also identified. These included:
(1)
the regions
known as ‘empty zones’, where the human
population density is
<
1
inhabitant/km2 (i.e.
national parks, game reserves, areas of dense
forest, and the large savanna area located
south
of
the Adamaoua Plateau); and (2) the
areas totally unsuitable for the breeding of
blackflies (e.g. the densely populated but
swampy area in the eastern part of the Sahe-
Iian Extreme-North Province, and the summit
area of Cameroon Mountain).
The second stage of the
REMO
consisted
of selecting the communities to be surveyed
within each BGZ. The main criteria used were
the distance between the communities and the
rivers, and the location of the communities in
first, second, or third line, according to
the criteria defined in West Africa (Rolland
and Balay, 1969). In addition, the selection
was performed
so
that the maximal distance
between one selected village and the next was
5
50
km. Using this method, a total of 322
villages was selected for REA.
The third stage consisted in carrying out
the
REA
surveys themselves. The
REA
team
had four members (i.e. supervisor, nurse,
driver, and interpreter). The co-ordinates of
the villages surveyed were recorded with an
accuracy of 1
km
using
a
global positioning
system (Pyxis@ IPS360, Sony). The REA was
based
on
the examination, in each selected
community, of a sample of 30 adult males,
aged
220
years, for the presence of nodules
(Taylor
et
al.,
1992). The sample was selected
randomly from those residents whose activity
was principally rural.
Additional
REA
Survey
in
the Northern
Part
of
the North Province
In 1992, the NGDO River Blindness
Foun-
dation, in co-operation with the Cameroon
Ministry of Public Health, launched a mass
IDP in the North Province of Cameroon.
Baseline data were available from the CPS
quoted above, but the northern limit of the
meso- and hyper-endemic area was not well
defined.
A
specific REA survey was therefore
carried out to determine this boundary. This
was an important issue because
it
was decided
that the hypo-endemic communities of the
focus should only receive clinic-based treat-
ment. Owing to the greater degree of accuracy
required, the selection of the villages to be
surveyed was not done using the REMO pro-
cedure described above. Rather, it was per-
formed
so
that the maximal distance between
one selected village and the next was at the
most
5
km,
and
it
included
68
villages. Other-
wise, the examination was carried out follow-
ing the protocol described above.
Indices
used
for
Assessing Endemicity
Levels
As the cornerstone of the present study was
the REA survey, the main index used for
TABLE 1
The numberr
of
comnw~ities surveyed (AJCS) and subjects examined (NSE) and the epidemiological iadices recorded durifzg the cliuico-parasitological surveys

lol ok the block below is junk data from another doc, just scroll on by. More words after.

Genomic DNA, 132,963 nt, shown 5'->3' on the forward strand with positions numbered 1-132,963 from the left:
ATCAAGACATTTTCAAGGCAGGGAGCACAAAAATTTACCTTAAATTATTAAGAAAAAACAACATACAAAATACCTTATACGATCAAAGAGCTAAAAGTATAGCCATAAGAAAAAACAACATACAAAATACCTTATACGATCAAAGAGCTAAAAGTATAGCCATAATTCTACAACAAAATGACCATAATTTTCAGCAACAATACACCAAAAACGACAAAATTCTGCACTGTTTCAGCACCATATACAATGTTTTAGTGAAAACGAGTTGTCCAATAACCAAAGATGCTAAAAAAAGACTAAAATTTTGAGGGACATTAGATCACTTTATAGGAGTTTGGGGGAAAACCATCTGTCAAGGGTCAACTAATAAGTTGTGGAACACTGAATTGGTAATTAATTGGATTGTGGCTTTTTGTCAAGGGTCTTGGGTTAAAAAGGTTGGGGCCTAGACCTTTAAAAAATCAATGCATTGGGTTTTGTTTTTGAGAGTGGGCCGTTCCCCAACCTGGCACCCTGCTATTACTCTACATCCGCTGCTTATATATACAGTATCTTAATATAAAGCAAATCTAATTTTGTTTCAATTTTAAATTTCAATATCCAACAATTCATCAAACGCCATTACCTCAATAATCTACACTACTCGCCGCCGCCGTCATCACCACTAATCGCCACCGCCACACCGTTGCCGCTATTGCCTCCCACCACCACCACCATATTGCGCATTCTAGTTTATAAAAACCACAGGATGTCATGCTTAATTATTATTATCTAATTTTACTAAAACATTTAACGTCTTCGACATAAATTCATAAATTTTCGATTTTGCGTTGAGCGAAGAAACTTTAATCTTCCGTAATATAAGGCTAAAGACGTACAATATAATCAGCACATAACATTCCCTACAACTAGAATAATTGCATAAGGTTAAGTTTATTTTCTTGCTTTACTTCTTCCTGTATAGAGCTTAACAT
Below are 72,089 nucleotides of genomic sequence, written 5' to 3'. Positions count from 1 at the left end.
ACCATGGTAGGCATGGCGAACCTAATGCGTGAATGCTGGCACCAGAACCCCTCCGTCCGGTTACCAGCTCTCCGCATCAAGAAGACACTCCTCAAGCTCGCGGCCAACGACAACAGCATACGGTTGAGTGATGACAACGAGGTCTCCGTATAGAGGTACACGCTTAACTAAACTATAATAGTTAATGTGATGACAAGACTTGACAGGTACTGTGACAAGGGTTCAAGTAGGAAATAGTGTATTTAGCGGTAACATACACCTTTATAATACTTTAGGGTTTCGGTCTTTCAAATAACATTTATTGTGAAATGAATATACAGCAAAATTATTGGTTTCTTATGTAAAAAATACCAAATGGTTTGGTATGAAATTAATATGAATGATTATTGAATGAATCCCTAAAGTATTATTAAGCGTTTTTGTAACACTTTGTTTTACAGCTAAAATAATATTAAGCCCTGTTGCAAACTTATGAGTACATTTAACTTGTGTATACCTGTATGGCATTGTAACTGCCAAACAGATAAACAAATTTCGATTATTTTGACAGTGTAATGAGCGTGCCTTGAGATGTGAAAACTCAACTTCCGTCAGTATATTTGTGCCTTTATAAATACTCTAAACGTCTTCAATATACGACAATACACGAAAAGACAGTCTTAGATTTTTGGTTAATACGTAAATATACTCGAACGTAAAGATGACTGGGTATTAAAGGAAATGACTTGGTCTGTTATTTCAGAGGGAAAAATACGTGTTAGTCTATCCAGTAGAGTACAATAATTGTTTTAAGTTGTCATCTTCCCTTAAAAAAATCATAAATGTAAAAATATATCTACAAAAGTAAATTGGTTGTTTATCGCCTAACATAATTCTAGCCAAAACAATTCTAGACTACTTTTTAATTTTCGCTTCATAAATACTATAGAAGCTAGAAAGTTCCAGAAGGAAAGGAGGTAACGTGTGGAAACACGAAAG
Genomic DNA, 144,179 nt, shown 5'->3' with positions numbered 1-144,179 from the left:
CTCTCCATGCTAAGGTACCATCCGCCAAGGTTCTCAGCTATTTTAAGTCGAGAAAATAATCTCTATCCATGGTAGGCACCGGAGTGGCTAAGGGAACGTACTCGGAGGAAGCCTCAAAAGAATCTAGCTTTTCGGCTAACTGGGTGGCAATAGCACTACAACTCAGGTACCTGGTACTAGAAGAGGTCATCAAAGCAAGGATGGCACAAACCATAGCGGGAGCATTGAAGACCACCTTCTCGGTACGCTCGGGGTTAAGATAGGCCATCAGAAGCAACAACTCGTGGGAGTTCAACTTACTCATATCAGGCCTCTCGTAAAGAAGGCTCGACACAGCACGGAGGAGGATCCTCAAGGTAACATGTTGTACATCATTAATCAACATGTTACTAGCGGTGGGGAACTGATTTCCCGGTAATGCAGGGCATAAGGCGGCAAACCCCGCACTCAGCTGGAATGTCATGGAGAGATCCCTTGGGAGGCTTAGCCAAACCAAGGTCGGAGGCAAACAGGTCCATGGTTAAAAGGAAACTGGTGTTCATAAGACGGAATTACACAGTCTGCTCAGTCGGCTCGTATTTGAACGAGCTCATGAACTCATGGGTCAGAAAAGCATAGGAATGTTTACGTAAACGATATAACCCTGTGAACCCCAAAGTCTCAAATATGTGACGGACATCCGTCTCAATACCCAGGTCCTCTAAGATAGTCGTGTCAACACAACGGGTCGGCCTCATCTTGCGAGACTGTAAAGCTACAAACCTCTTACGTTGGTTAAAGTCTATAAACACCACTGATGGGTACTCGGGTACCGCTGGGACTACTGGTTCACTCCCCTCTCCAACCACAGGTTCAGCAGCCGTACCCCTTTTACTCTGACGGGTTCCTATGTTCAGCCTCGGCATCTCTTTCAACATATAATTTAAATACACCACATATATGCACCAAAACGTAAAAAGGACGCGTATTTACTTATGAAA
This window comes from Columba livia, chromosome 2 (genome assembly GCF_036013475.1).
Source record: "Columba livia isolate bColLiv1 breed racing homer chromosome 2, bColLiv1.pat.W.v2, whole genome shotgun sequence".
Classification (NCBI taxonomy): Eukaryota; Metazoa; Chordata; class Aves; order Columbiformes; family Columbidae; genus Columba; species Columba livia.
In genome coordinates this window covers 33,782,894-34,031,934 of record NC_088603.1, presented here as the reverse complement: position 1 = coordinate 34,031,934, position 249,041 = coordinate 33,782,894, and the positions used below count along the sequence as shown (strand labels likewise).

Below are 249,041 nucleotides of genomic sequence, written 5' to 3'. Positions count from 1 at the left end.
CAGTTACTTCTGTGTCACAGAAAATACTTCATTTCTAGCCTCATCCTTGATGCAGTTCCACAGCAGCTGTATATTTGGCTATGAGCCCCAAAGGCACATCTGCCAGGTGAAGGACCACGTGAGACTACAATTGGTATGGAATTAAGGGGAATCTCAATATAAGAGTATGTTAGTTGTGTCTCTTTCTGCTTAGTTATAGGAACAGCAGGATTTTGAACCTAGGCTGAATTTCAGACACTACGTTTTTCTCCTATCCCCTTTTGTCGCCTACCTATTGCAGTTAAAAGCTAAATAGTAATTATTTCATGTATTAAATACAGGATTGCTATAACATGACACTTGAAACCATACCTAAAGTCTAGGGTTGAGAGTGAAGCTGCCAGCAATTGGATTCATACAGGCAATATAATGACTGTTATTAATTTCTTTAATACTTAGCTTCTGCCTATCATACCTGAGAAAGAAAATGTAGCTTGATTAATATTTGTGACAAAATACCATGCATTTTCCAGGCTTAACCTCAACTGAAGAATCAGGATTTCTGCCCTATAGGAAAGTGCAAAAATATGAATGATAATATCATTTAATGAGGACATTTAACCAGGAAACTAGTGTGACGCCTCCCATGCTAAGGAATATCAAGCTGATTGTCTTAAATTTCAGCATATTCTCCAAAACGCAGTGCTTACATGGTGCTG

of
omhocerciasis in Cameroon prior to 1993
Surney area
NCS NSE
Index” Reference
Mandara Mountains, Extreme-North Province 7
1039 PN, PMF StCveny et al. (1981)
7 1000 PN, PMF Marceau
et
al. (1986)
Koza, Extreme-North Province 17
2657 CPI Pabot du Chatelard et nl. (1978)
Vina-IMbere Basin, North Province
6
1126
PN, CPI Anderson
et al. (1974)
13 lSO1 PN, PMF Le Bras
et al.
(1976)
39 11416 CPI Louboutin-Croc and Madi Kambaba (1983)
49 8828 PN, PMF Boussinesq (1991b)
Benoue Valley, North Province 5 795 PN, CPI Anderson
et al. (1974)
8
2124
CPI Louboutin-Croc and Madi Kambaba (1983)
7 1489 PN, PMF Boussinesq
(199111)
Faro-Deo Basin, North Province 48 6980 PN, PMF Louboutin-Croc and Madi Kambaba (1983)
14 1643 PN, PMF M. Boussinesq (unpubl. obs.)
Sanaga Valley (left bank), Central Province
5 1132 PN, PMF Ripert el
al. (1977)
25 4678 PN, PMF M. Boussinesq (unpubl. obs.)
Sanaga Valley (right bank), Central Province 39 7283 PN, PMF
M. Boussinesq (unpubl. obs.)
Noun Valley, West Province 12
1039 PN, PMF Brengues et al. (1975)
Mungo and Meme Valleys, South-West Province 4 702 PN, PMF Duke
et a/.
(1972)
11 1913 PN, CPI
Anderson
et al.
(1974)
4 1213 PN, PMF Moyou Somo
et a/. (1993)
Dja Valley, South Province
12 1567 PMF J. Gardon, unpubl. obs.
32 84G.t PN, PMF
Kollo (1993)
“‘PN, Prevalence of nodules; PMF, prevalence of skin microfilariae; CPI, clinico-parasitological index (percentage of patients with nodules and/or skin
microfilariae).
t All males aged 20 years.
MAPPING
OF
ONCHOCERCIASIS IN CAMEROON
383
\P
,
-----
25:
Swampy
areas
Il
-----
I
\\
I
384
MACÉ
ETAL.
Fig.
2.
The main towns and
rivers
of
Cameroon,
the
rural
population densities
in
each
administrative division
(dépnrtemcrzt)
and the boundaries
of
the provinces
-
--
and
dépnrtemenis
.. .
.
..
cc__
defining
tl
\vas
the
PI
aged
22C
defined thi
when the
desirable
Miere
class
non-enden
PNAM
(z
<
j0/o,
res
the target
be
reached
was
regari
resentative
As,
in
r
previous
cluded
>
value cou1
In the
fe
males had
results
ob
sidered
tc
endemicil:
25
gears
Aypo- ani
'
then distil
lence
of
4Oo/o-5
9
0,i
ively).
Tl
and meso-
posed pre
ivermectir
urgent
a
(WHO,
1'
Mapping
All the
REMO
pl
in the
No
using
a
ge
GIS@,
Sti
in which
were
plot1
the levels
lages,
thc
examined
those
n-11~
that
the
tinguishec
(WHO,
1s
MAPPING
OF
ONCHOCERCIASIS IN CAMEROON
385
defining the endemicity levels in the villages